Form. Probably because of its original subsidiary function as a table for the gifts brought by the congregation, the altar in the early period frequently took the form of an ordinary table. It consisted of a top (mensa) carried on one or more legs, which were themselves fixed in a base or simply into the floor. The Coptic church also used movable wooden altars. Altars with six legs are less common but occur in both main churches of the Kellia. The altar of the later East Church of Qasr Wahaydah was round. Several built-in altar bases of the early period have a further depression in the middle as in the East Church of the pilgrim center of ABU MINA, (Grossmann, 1977, pp. 35-38), which was probably the place for a reliquary.

Besides these simple table-altars, massive monolithic altars and altars built of stone or bricks were in use at an early date. The former often consisted of blocks that originally came from another structure and were reworked for their new use. Thus, the altar of the East Church of Abu Mina consisted of a simple column flattened on the back (Grossmann, 1977, p. 37). In the church in the Isis temple at dedicated to Saint Stephen, a former pagan altar was taken over for church use.

The form of altar in use today in Egypt appears to have developed in the Fatimid period. It consists of a cube built up of quarried stone or, more rarely, of bricks, as at DAYR SITT DIMIYANAH, which in only a few cases is furnished with an upper cornice. Notable exceptions are in Cairo. The latter probably has its origin in the monolithic marble slab used earlier. A shallow rectangular depression was let into the upper surface of the block, which originally held a relic. Today, in the same place, there is a consecrated wooden board (maqta‘). In the back of the altar, facing the east, a small but relatively deep cavity like a niche is left open close to the floor; this must be regarded as the last vestige of the original table-shaped form of the altar. Today the consecrated oil is frequently kept in it.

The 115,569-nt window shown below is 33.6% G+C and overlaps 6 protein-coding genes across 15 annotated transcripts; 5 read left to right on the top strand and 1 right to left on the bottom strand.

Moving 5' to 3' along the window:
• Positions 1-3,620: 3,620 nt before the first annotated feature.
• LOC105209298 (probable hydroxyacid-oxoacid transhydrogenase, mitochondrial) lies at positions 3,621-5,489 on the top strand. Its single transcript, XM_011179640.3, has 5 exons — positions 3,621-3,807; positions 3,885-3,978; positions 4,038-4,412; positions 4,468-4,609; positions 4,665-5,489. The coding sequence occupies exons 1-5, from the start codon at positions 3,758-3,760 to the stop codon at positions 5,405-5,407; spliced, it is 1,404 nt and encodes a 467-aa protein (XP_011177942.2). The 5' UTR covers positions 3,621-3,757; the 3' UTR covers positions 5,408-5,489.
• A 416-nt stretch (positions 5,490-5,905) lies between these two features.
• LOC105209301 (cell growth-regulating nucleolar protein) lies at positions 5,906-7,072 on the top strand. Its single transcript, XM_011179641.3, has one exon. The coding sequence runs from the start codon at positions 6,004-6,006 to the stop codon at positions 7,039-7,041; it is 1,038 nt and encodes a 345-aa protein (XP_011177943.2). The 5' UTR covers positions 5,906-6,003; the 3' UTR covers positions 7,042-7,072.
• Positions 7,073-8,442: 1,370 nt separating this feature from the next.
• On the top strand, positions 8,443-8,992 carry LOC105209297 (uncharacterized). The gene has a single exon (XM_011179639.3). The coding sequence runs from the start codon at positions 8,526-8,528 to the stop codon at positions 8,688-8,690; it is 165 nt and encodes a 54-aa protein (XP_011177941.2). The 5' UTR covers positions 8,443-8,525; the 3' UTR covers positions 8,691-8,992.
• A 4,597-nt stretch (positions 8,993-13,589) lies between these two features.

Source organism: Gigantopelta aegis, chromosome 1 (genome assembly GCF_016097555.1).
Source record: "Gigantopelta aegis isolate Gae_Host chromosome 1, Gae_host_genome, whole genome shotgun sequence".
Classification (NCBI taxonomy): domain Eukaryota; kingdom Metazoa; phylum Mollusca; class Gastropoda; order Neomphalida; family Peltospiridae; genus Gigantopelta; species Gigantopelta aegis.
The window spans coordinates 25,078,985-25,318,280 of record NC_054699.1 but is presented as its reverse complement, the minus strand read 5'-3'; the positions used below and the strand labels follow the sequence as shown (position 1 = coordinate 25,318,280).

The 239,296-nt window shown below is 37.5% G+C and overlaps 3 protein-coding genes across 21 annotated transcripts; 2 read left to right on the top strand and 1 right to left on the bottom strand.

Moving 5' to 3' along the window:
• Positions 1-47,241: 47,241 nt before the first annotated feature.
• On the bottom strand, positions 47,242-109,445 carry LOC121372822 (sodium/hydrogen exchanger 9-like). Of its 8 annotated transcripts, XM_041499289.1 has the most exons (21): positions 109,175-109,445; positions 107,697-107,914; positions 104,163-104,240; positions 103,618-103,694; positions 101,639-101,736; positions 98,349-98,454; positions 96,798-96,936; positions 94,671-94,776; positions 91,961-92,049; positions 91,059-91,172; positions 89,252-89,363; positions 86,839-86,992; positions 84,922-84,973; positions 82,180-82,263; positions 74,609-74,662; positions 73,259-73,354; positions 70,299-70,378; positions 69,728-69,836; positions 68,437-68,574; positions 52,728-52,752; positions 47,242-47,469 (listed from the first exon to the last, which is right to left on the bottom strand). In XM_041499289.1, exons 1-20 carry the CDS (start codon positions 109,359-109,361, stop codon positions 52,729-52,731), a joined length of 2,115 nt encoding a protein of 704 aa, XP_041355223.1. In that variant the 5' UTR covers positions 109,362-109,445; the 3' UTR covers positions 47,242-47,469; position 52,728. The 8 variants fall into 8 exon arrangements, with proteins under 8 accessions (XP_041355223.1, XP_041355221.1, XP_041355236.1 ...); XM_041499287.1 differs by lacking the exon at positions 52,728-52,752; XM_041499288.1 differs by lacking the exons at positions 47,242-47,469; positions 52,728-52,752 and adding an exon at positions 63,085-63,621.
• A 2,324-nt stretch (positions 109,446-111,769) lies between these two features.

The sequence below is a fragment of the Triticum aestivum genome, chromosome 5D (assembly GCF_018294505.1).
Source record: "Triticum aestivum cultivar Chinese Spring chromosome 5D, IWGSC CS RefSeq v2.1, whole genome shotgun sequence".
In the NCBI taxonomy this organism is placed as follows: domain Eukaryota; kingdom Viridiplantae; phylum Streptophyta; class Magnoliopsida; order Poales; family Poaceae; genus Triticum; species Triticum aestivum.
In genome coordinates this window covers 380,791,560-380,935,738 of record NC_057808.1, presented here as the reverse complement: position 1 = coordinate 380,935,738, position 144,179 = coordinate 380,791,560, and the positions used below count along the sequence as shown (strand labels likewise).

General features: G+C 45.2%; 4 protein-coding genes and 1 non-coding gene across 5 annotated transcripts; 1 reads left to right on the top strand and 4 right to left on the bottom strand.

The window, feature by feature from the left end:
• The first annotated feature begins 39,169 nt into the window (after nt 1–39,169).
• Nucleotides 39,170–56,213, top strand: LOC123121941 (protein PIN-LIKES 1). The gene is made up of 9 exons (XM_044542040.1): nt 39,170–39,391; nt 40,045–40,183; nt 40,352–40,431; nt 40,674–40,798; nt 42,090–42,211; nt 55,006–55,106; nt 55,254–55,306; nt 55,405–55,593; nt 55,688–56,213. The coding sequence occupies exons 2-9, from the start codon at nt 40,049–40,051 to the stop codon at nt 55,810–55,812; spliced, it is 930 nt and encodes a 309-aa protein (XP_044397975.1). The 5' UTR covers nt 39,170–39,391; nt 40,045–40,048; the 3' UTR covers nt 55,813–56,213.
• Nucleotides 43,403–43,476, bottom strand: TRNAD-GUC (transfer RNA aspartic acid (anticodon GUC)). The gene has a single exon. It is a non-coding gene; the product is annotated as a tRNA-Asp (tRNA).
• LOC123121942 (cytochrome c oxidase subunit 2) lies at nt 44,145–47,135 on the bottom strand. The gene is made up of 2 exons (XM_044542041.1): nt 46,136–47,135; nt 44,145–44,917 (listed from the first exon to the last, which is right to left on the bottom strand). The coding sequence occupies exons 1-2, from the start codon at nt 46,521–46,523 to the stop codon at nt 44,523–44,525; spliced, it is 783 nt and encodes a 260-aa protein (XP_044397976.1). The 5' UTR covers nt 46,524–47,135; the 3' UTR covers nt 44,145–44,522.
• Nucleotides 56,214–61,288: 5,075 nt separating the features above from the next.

Location

As a rule, in the early period, the altar in a church stood not within but in front of the apse, in an area surrounded by low screens (cancelli), the presbytery (see ARCHITECTURAL ELEMENTS OF CHURCHES). In the Great Basilica of Abu Mina it stood in the center of the intersection of the nave and the presbytery, and in the North Basilica of the same place, it stood in the area of the second eastern intercolumnium. Only in very simple churches—such as those of the anchorite settlements of Kellia, which instead of a semicircular apse had only a rectangular cult chamber furnished in the east wall with a simple prayer niche— is the altar accommodated within this cult chamber. The latter accordingly represents the presbytery.

In very small oratories, the altar consists of no more than a mensa let into an eastern niche, usually semicircular. In some cases, the space under the mensa is not even left open but is imitated by dark painting. In these oratories the niche serves as both altar room and apse. Even after the introduction of the khurus (room at the eastern end of the nave) in the late seventh century, the altar remained located in front of the apse and of necessity came to be in the area of the khurus. An exception, however, is the al-‘Adhra church of DAYR AL-SURYAN in Wadi al-Natrun, deriving from the early eighth century, where the altar, despite the original presence of a khurus, was evidently accommodated from the beginning in the central cult chamber at the eastern end of the church (Grossmann, 1982, pp. 115-19).

An alteration to this pattern resulted from the introduction of churches with several altars in the late twelfth and early thirteenth centuries. In all probability the typical simple anchorite church served as the model for this new development. The altar is now occasionally accommodated in a room designated as the haykal (Hebrew, hekal, the room in front of the Holy of Holies in the Temple) or sharqiyyah (Arabic for “the eastern”). This room, the sanctuary, is closed off toward the nave by a screen called the hijab, or ICONOSTASIS, built of wood, stone, or brick.

BIBLIOGRAPHY

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PETER GROSSMANN